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(OP)
Hello Everyone,

I do checking for stability of foundation as per 0.9G (Sec. 4.2.1 AS 1170.0). Now, I will be designing a simple retaining wall and I thought that the load combination at section 4.2.1(b) can be used since there's a lot of destabilization force present. But my checker told me to just use 0.9G for stability.

Question, when are we to use the section a and section b of for this?

Thank you very much

Hi Lily_Linton

In respect to dead load (G) you would use part (a) when the load is resisting the other forces requiring to be considered, ie. the overturning forces of a retaining wall or in a roof situation when you have uplift forces due to wind.

You would use part (b) when the combination of forces can act together in the same direction, ie. when combined with a live load or downward forces due to wind etc.

Hope I have explained this adequately and it helps.

Cheers.

The wording of the clause is confusing at best. The commentary explains it clearly if you can get a copy.

Part A (0.9G) applies to *parts* of the dead load that are stabilising the structure. Part B (1.2G) applies to parts of the dead load that are destabilising.

The example in the commentary is a cantilever beam. The cantilever part is destabilising so the load on it is 1.2G + 1.5Q. The backspan is stabilising so the load on it is 0.9G.

If you have access to AS 4678, it does a pretty good job of explaining the general concept of the separate effects of stabilising/destabilising loads with respect to retaining structures, see screenshots below.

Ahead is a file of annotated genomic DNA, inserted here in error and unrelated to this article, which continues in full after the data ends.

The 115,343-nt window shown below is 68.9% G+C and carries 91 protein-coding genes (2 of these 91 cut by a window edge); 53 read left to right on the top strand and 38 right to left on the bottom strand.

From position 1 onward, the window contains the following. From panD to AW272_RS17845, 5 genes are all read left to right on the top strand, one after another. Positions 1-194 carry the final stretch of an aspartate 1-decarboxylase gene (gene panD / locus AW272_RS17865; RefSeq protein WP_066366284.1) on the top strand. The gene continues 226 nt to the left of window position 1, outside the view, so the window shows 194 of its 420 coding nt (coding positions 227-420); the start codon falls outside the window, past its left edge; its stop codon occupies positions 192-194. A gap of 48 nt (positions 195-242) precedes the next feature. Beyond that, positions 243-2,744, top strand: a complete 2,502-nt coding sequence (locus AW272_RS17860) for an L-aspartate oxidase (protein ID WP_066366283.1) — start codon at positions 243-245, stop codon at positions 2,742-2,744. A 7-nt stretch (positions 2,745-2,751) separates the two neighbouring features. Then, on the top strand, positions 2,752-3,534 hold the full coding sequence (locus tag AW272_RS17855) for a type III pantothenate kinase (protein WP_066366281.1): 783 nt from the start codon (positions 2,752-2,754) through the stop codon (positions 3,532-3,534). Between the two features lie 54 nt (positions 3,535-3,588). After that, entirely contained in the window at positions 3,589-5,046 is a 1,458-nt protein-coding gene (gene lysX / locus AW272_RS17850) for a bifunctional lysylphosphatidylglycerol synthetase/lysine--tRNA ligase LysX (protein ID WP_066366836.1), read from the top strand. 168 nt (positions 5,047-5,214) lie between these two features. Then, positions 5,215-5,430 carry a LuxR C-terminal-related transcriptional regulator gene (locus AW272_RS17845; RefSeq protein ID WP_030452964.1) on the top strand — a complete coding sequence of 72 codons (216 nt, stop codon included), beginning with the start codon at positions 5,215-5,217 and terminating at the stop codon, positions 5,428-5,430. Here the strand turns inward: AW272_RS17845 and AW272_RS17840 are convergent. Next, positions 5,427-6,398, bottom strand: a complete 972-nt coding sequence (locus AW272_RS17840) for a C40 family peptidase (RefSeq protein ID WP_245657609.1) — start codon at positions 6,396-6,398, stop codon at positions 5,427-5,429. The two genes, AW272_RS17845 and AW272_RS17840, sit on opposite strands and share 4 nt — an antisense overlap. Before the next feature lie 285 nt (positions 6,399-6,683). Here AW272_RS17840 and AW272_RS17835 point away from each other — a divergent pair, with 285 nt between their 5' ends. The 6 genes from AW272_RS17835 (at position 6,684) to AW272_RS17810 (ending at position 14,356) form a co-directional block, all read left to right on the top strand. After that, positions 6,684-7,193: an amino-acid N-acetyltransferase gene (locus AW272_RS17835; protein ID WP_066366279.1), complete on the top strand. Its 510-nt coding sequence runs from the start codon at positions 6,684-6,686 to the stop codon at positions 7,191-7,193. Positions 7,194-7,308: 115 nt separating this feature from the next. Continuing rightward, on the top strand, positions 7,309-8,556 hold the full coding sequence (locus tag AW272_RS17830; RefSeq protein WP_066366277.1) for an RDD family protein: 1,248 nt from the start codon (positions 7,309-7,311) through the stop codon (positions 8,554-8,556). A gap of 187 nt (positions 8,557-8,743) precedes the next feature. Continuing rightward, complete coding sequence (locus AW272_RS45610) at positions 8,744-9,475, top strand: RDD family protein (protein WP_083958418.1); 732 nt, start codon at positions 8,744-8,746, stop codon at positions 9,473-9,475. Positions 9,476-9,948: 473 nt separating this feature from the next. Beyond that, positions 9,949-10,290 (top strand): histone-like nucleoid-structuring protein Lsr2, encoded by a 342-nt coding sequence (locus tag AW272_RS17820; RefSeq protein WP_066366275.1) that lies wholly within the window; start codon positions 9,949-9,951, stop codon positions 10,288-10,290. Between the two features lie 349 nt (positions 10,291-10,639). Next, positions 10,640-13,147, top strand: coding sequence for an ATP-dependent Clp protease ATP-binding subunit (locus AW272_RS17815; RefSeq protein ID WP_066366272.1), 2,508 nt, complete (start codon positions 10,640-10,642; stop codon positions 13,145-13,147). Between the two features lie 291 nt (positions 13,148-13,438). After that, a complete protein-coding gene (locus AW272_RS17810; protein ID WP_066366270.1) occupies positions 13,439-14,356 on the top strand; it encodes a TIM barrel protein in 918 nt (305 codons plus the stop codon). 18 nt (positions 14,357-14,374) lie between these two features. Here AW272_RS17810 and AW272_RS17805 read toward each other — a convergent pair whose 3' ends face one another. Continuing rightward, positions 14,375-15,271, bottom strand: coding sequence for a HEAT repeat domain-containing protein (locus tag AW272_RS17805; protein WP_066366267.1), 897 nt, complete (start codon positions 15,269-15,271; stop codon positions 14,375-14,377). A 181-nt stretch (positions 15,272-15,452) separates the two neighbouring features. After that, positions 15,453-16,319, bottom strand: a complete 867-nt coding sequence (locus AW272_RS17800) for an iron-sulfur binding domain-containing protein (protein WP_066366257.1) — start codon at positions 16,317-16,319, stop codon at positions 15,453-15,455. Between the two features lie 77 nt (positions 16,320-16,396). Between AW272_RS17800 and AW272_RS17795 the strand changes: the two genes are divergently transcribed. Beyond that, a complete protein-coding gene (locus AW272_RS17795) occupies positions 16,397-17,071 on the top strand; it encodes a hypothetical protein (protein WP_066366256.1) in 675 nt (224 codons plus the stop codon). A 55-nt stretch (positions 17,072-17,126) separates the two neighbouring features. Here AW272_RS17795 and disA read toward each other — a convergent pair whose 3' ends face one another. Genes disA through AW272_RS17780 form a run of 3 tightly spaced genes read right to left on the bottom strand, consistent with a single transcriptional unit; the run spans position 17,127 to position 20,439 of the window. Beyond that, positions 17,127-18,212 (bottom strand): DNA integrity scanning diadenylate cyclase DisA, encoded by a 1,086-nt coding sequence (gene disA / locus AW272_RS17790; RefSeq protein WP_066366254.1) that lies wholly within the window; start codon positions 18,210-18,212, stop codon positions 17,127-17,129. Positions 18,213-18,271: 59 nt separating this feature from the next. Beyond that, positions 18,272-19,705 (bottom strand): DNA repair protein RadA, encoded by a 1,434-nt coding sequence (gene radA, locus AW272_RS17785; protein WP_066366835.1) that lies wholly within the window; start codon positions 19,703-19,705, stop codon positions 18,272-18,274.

Though the rest of the standard in the way it asks you to meddle with the basic properties before calculating fundamental geotechnical properties always seemed a bit of a weird way to go about things.

Ignore the different load factors in your case, but keep in mind AS4678 is able to be used to justify the use of an 'ultimate limit state method' as explained in the commentary to AS/NZS1170.0 so that you can apply a load factor of 1.0 (see 4.2.3(f)(i)), this can justify a lower than 1.5 factor on the lateral earth pressure in some cases.

Not sure if you are in NZ or Australia, but the general approach that seems to be considered/taught at University (at least at Auckland University) in NZ is to simply factor up the lateral earth pressure by 1.5, and take a factor of 1.0 on everything else acting vertically.

In NZ we don't have any retaining code, so within reason you can take any approach you like provided it satisfies first principles.

EDIT : -This actually reminds me that the NZBC (NZ Building Code) has some examples of wall design, have a look here.

Unfortunately MBIE have produced some guidance that seems to be a mix of ultimate limit states design and working stress (which I don't fully agree with), so its pretty confusing out there. Their design examples go completely in the face of those in the NZBC. The MBIE guidance suggests your surcharge is some weird loadcase, which in no way produces the maximum overturning. I have queried their advice previously and the answer I got was 'it was looked at by others & peer reviewed', there wasn't any attempt to answer the specific queries questioning what they came up with at all and that it doesn't make sense based on what people have been taught for the last 20 years at Univ of Auckland by the likes of Mick Pender, etc.

Basically I don't think anyone is going to question what you do if you follow what was taught to you at university I guess. I've been doing that for near on 20 years and I rarely use 0.9G anymore, if anything footings are always deeper/heavier than detailed/designed. I vaguely recall something about going to 0.9G actually can for a heavier wall result in lower bearing soil stresses, dending on the magnitude of axial vs lateral loads. I guess look at the sensitivity of these types of things and make an informed decision around which way to go. All load cases have an '&' for a reason as opposed to a 'plus', if it doesn't produce a worse load effect then don't use it as part of the combination.

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